“New Normal” a term I’ve been hearing lately. For the most part my days have stayed the same. Wake up, drink coffee, journal or meditate then exercise and the head to work. Traffic is a little lighter these days going from downstairs to upstairs, but the work is about the same or busier.
What’s really changed is my pace. I don’t rush to get out of bed and if don’t want to do my workout I skip it. I’ve given myself more room to be than I used to. When I think about going back to “normal” I get a bit of anxiety. Will everything just pick back up and I become apart of the wheel that won’t stop turning?
Life will eventually go back to some kind of normalcy. We’ll get back to the office and happy hours with friends will resume. The pace will pick back up. But I’m honestly not ready and I think it’s a sign that my life is slowly shifting from always doing to more being.
I want to keep those quite easy mornings where I actually listen to the birds sing, or have a conversation with my roommates cat about how the tomatoes are growing so fast. It’s the little moments in-between that I want to keep.
How will you adapt to this “new normal?” What will you keep from this time?
“And I am not frightened of dying
Any time will do, I don’t mind
Why should I be frightened of dying?
There’s no reason for it, you’ve gotta go sometime
If you can hear this whispering you are dying”
After a long batter with Multiple Sclerosis, my father passed away on January 30, 2020. Although it brings me great sadness, I know he’s in a better place. The battle he fought was not easy but he did it with such grace. He looked fear in the the face and took on life head first. After many years being confined to a chair he was finally set free, surrounded by the people he loved the most.
If you knew my father you knew him for his incredible joy and kindness but you also probably knew him for his love of music. He had a blog where he wrote about music with a dash of trivia. He loved to share his thoughts with the people around him and was a great teacher at that. He had a real knack for rock and roll trivia and loved to spend hours quizzing me on lead singers and album names. You could definitely say he was the most influential person in my musical journey. He was someone who really knew how to live in the moment which is something so many of us search for…he found it. He would lay back into his chair with a good pair of headphones and listen to an album in full (he particularly like progg music for this reason.) His eyes wouldn’t open until that album was finished and his face showed full bliss the whole time. It’s was incredible. The way he used music to be present was really inspiring and something I admire about him. When I have those moments myself I feel him right beside me.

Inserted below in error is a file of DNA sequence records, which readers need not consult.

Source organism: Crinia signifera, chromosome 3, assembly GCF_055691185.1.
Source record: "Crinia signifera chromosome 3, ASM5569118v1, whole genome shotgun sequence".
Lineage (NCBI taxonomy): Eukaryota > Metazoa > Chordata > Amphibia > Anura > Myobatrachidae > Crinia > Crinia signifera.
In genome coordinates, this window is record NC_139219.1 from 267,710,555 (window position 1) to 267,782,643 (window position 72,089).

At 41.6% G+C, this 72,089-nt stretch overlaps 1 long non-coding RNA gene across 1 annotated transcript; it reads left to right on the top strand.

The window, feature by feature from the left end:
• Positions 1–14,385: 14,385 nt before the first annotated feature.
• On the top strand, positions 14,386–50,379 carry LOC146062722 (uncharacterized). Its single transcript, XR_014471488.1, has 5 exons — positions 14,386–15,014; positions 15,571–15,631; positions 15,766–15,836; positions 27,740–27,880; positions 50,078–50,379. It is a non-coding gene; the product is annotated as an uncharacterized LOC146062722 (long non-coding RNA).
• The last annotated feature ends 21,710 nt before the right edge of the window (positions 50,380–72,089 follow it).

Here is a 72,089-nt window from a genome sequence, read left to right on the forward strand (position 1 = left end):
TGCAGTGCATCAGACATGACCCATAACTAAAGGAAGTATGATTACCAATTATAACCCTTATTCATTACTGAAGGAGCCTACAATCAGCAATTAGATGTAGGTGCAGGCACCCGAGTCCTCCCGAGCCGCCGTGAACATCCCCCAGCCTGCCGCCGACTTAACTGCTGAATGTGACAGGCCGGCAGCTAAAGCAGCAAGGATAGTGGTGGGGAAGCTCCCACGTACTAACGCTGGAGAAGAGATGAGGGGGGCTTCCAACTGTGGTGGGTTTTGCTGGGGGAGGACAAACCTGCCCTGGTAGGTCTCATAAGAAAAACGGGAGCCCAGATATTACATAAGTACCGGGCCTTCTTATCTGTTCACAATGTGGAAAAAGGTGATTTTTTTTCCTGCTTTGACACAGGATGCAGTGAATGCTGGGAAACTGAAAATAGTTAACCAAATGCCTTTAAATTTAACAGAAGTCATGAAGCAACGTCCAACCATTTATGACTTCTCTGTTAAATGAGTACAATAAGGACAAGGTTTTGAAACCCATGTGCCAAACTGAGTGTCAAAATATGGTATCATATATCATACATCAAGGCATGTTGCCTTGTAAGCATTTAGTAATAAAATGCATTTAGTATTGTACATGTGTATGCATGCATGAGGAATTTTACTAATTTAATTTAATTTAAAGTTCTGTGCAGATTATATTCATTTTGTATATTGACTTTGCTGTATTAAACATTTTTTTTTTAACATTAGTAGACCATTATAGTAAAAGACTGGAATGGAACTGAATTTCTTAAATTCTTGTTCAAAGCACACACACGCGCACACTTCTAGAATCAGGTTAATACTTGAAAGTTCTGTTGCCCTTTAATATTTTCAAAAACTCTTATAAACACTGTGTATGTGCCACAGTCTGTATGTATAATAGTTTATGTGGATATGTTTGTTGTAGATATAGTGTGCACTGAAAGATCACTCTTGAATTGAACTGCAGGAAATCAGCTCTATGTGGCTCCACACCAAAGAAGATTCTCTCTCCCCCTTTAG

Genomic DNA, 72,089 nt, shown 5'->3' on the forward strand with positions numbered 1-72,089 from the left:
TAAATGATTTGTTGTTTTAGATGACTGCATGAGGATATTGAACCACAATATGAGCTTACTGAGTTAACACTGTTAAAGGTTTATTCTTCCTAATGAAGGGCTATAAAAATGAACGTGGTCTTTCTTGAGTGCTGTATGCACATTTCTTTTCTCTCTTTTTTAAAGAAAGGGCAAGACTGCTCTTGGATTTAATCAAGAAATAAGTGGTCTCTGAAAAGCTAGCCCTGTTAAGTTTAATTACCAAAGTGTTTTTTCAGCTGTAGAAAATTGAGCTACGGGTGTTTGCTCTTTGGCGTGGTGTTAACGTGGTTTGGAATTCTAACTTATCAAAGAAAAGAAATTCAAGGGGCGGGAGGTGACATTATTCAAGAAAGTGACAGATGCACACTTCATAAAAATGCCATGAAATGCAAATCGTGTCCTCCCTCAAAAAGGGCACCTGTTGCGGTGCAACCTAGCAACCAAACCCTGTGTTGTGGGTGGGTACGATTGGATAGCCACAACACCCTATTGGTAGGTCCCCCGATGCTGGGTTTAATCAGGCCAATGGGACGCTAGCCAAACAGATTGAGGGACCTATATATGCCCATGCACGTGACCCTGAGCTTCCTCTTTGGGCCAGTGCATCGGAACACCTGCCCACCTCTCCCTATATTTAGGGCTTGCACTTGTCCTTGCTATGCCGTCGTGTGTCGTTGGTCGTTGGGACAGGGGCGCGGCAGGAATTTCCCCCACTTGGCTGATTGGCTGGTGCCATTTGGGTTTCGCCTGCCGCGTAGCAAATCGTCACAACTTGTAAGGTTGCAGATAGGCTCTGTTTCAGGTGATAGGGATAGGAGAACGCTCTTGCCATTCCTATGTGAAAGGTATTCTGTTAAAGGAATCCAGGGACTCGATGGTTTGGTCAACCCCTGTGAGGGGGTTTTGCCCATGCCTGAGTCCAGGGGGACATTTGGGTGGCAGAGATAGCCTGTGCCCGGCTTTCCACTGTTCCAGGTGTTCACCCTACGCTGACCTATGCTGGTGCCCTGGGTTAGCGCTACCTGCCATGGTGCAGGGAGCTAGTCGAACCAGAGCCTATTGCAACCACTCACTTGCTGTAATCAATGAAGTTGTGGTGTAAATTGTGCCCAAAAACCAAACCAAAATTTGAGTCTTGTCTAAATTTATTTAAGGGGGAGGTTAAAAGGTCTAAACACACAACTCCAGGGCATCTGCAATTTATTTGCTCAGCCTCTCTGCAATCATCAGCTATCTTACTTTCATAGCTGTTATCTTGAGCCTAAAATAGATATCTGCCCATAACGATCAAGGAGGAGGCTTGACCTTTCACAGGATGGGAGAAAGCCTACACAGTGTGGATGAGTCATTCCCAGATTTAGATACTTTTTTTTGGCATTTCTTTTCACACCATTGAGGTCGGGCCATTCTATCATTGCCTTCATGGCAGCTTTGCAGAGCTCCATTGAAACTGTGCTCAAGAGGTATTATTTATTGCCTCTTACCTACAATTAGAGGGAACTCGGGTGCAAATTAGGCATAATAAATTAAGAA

I remember being 15 driving my dad around in the minivan blaring “Dark Side Of The Moon” with the windows down on our way to the movies. Many kids that age would have been embarrassed to be seen driving a mini van with a handicapped dad, blaring oldies…but not me. I was pretty proud of him. He was the coolest and I wanted to be just like him. We had many daddy daughter dates like that. Nights at the record shop or lunch at the local burrito bar; I miss simple times like that.
This album (and many others) will always hold a special place in my heart. It brings me back to those times with him.
Dad, you inspire me every day to be a better person just by loving me as much as you could. I will miss the way you made a room feel, and your killer taste in music. Most of all I’ll miss the joy and love you brought everyday. Thank you dad for everything. I love you.
See you in The Great Gig in the Sky🤟